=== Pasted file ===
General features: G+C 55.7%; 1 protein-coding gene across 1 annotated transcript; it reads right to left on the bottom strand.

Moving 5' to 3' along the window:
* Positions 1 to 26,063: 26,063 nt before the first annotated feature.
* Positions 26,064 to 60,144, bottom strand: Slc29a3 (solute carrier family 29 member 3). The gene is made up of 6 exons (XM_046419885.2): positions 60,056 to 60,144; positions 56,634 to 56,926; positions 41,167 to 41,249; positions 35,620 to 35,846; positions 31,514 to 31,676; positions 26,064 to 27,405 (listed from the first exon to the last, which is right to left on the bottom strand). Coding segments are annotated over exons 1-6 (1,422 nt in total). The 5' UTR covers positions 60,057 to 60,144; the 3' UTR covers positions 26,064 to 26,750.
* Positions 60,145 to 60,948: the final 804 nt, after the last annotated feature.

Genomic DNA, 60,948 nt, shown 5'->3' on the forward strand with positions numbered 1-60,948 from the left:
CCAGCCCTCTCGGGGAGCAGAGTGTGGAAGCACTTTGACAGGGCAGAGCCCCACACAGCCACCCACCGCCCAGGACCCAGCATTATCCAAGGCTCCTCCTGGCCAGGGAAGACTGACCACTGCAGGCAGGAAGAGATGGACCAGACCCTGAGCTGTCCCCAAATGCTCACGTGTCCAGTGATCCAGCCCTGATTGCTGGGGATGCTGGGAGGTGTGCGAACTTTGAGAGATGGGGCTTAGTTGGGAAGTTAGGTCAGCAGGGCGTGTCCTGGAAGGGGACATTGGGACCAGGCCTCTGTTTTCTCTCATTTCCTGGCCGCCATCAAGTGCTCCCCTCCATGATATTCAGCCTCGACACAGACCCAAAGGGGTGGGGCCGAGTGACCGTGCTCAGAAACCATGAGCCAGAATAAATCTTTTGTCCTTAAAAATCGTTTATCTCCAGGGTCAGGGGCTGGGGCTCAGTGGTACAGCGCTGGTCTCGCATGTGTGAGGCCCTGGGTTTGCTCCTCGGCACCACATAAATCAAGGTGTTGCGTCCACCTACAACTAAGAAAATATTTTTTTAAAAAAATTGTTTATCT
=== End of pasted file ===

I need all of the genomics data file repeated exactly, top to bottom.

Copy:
General features: G+C 55.7%; 1 protein-coding gene across 1 annotated transcript; it reads right to left on the bottom strand.

Moving 5' to 3' along the window:
* Positions 1 to 26,063: 26,063 nt before the first annotated feature.
* Positions 26,064 to 60,144, bottom strand: Slc29a3 (solute carrier family 29 member 3). The gene is made up of 6 exons (XM_046419885.2): positions 60,056 to 60,144; positions 56,634 to 56,926; positions 41,167 to 41,249; positions 35,620 to 35,846; positions 31,514 to 31,676; positions 26,064 to 27,405 (listed from the first exon to the last, which is right to left on the bottom strand). Coding segments are annotated over exons 1-6 (1,422 nt in total). The 5' UTR covers positions 60,057 to 60,144; the 3' UTR covers positions 26,064 to 26,750.
* Positions 60,145 to 60,948: the final 804 nt, after the last annotated feature.

Genomic DNA, 60,948 nt, shown 5'->3' on the forward strand with positions numbered 1-60,948 from the left:
CCAGCCCTCTCGGGGAGCAGAGTGTGGAAGCACTTTGACAGGGCAGAGCCCCACACAGCCACCCACCGCCCAGGACCCAGCATTATCCAAGGCTCCTCCTGGCCAGGGAAGACTGACCACTGCAGGCAGGAAGAGATGGACCAGACCCTGAGCTGTCCCCAAATGCTCACGTGTCCAGTGATCCAGCCCTGATTGCTGGGGATGCTGGGAGGTGTGCGAACTTTGAGAGATGGGGCTTAGTTGGGAAGTTAGGTCAGCAGGGCGTGTCCTGGAAGGGGACATTGGGACCAGGCCTCTGTTTTCTCTCATTTCCTGGCCGCCATCAAGTGCTCCCCTCCATGATATTCAGCCTCGACACAGACCCAAAGGGGTGGGGCCGAGTGACCGTGCTCAGAAACCATGAGCCAGAATAAATCTTTTGTCCTTAAAAATCGTTTATCTCCAGGGTCAGGGGCTGGGGCTCAGTGGTACAGCGCTGGTCTCGCATGTGTGAGGCCCTGGGTTTGCTCCTCGGCACCACATAAATCAAGGTGTTGCGTCCACCTACAACTAAGAAAATATTTTTTTAAAAAAATTGTTTATCT